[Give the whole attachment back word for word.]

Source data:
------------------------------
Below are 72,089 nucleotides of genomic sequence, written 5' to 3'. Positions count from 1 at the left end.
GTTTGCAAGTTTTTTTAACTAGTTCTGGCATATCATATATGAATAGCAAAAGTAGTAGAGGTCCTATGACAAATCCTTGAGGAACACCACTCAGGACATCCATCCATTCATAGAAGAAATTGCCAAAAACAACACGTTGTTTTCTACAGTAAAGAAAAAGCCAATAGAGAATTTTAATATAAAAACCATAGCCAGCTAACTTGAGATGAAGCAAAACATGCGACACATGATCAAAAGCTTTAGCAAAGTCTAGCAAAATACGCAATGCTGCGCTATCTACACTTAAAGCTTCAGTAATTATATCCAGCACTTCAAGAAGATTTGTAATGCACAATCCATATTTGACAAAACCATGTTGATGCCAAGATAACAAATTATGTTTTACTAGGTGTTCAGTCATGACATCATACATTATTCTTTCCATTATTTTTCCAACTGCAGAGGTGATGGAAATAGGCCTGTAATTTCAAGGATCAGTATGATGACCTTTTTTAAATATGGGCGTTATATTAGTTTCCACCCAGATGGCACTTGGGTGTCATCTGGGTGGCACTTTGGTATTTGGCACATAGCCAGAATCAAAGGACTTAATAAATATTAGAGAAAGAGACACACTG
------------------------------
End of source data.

Below are 72,089 nucleotides of genomic sequence, written 5' to 3'. Positions count from 1 at the left end.
GTTTGCAAGTTTTTTTAACTAGTTCTGGCATATCATATATGAATAGCAAAAGTAGTAGAGGTCCTATGACAAATCCTTGAGGAACACCACTCAGGACATCCATCCATTCATAGAAGAAATTGCCAAAAACAACACGTTGTTTTCTACAGTAAAGAAAAAGCCAATAGAGAATTTTAATATAAAAACCATAGCCAGCTAACTTGAGATGAAGCAAAACATGCGACACATGATCAAAAGCTTTAGCAAAGTCTAGCAAAATACGCAATGCTGCGCTATCTACACTTAAAGCTTCAGTAATTATATCCAGCACTTCAAGAAGATTTGTAATGCACAATCCATATTTGACAAAACCATGTTGATGCCAAGATAACAAATTATGTTTTACTAGGTGTTCAGTCATGACATCATACATTATTCTTTCCATTATTTTTCCAACTGCAGAGGTGATGGAAATAGGCCTGTAATTTCAAGGATCAGTATGATGACCTTTTTTAAATATGGGCGTTATATTAGTTTCCACCCAGATGGCACTTGGGTGTCATCTGGGTGGCACTTTGGTATTTGGCACATAGCCAGAATCAAAGGACTTAATAAATATTAGAGAAAGAGACACACTG